We’re not exactly living in the most generous of times. Bruce Springsteen summed it up recently when he said in his Jimmy Fallon-singing-to-Chris-Christie-as-the-Boss-duet, “it’s been high times on Wall Street, and tough times on Main Street.”
Economic growth, jobs, new skills, mindsets and business models, and a more enlightened society are part of the solution. But perhaps, and based on the wonderful little film I just inhaled, we might also remember that character is key – ours, and our nation’s – to our own well being amidst the challenges, and to the movement required to improve this messy world.
Where Were You on #Character Day?
Enter Tiffany Shlain and the Moxie Institute, who designated March 20, 2014 as #Character Day and gave away the latest edition of their Let It Ripple films: The Science of Character, “which focuses on the neuroscience and social science of how ones “character” develops.” It’s scientific research disguised as a public love letter to our best selves, a gem of a teaching tool, and another milestone work of art from Shlain and the cloud filmmaking lab at Moxie.
Innovation Excellence believes in the power of spreadable media — we’re students of the the work of Jenkins, Ford and Green and their book of the same name. Shlain seems to spend most of her waking hours (when she’s not taking her self-imposed Technology Sabbaths) creating it. Spread, share, ripple…she makes it easy for us to grab, grasp her big ideas and make them ours. The name of the series, Let it Ripple, says it all.
My favorite part of “The Science of #Character” is… to quote Shlain:
“There are a lot of new exciting conversations happening around character. One that I find interesting is that there are 7 strengths in particular that can be real game changers in academic achievement, success and happiness. Those 7 are optimism, gratitude, social intelligence, curiosity, self-control, enthusiasm, and perseverance. What about practical application?”
Shlain encourages us to stop, pause, and think: Is what I am about to do a reflection of who I want to be?
The innovation world is notoriously, thankfully, optimistic: serious innovators are outrageously courageous, full of vision for what’s possible, defiant in the face of what’s not working, ready to pluck any problem as reason if not mandate for transformation.
We see legions of do-ers: practitioners, entrepreneurs, executives, educators, agencies running full tilt steam ahead to fix what’s really broken and to invent what just might be a whole lot better.
And then there are the artists. Thank God for artists! They illuminate the process with their work, inspire our own work, and feed the creative impulse to play more. Inspiration like this is not ethereal. The demonstrable grit (another character trait) of Artist-Innovators like Tiffany, like Peter Thum’s transmutation of AK47’s into jewelry at Fonderie47, or Gregg Breinberg’s vibrant PS22 Choir on Staten Island, or Peter Gelb’s decade of the democratization of opera inspires us to make Innovation Excellence better, more visual, more purposeful. We are especially thankful that each of them, and you, persevere against…resistance to not change it up.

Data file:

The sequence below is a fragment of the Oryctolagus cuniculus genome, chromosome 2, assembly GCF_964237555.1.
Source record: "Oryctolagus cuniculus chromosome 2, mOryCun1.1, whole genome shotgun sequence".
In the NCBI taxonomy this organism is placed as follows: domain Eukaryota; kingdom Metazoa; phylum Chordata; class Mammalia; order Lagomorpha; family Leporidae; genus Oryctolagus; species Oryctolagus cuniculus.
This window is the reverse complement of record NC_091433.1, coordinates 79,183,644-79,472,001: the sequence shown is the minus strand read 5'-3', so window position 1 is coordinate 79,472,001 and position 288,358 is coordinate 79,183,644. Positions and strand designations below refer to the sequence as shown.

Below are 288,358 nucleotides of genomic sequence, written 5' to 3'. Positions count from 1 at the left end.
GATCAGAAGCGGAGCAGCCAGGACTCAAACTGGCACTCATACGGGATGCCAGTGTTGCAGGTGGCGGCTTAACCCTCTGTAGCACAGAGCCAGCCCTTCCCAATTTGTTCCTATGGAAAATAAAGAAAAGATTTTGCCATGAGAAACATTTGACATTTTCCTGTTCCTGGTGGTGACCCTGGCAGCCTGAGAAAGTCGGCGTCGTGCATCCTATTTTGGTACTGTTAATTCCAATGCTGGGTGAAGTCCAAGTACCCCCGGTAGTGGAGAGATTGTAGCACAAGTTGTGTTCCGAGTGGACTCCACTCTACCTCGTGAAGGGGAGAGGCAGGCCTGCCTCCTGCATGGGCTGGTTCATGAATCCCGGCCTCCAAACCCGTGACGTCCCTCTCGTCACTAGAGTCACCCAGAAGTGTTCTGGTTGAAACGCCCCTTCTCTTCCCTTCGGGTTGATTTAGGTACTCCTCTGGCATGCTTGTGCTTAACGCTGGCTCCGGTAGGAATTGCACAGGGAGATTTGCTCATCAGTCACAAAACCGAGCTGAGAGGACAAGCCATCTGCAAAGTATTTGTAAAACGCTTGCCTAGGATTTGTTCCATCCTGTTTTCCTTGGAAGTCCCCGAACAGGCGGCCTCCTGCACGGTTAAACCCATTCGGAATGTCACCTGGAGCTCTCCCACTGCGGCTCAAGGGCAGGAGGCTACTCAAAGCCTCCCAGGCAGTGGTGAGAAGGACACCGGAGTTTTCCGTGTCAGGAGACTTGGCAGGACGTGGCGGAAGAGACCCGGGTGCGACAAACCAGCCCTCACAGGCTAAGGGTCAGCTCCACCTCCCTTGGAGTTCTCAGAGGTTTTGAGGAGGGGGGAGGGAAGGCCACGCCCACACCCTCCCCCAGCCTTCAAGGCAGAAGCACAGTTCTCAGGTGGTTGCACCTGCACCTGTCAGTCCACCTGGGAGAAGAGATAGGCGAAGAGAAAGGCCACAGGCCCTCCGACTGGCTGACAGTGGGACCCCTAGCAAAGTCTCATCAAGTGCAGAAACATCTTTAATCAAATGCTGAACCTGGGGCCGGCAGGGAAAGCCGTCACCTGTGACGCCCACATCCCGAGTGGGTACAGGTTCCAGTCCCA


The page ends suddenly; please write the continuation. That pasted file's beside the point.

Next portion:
Craig Hatkoff and Irwin Kula, founders of the Disruptor Foundation and the Tribeca Disruptive Innovation Awards call this phenomenon “rapid meaning transfer.” Their art helps us get the new idea all-at-once, and use it, to power our journey forward.
The 8 minutes that it will take you to experience The Science of #Character will show what rapid meaning transfer looks like — in this instance it’s what is now known about the science of character, in its most sublime, most spreadable, sharable package — thanks to the generosity of Tiffany Shlain, the Moxie Institute, and the enlightened sponsors who make it possible.
To join the conversation (still going on) from #Character Day and to access the amazing resources Moxie Institute has assembled, you can jump in here to find a line up of diverse thinkers on #Character.
Tiffany Shlain is a 2012 recipient of the Tribeca Disruptive Innovation Awards, and a Disruptor Foundation Fellow. She is the writer-director-producer of the Let it Ripple: Mobile Films for Global Change film series, which employs a new kind of collaborative filmmaking she and her film studio call CLOUD FILMMAKING.
The series will include 10 short films over the next 4 years about important aspects of life that connect us. Each of these films is made collaboratively by inviting people from all over the world to send in their own videos. Then once the film is completed, her team offers free customized versions of the film to nonprofits to help spread their message. She published a “Cloud Filmmaking Manifesto” for the Tribeca Institute Future of Film blog that outlines what constitutes a “cloud film.” Tiffany was invited to share this groundbreaking approach to filmmaking as the keynote for Tribeca Film Festival’s 2013 Interactive Day.
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Julie Anixter is the executive editor and co-founder of Innovation Excellence. She also serves as the Executive in Residence for the Disruptor Foundation, where she is helping launch Disruptor Lab. She’s the co-author of three books including the Big Moo with Seth Godin. She speaks, consults and helps organizations get innovation into the water system, and to become cultures that can make a difference. Find her @julieanixter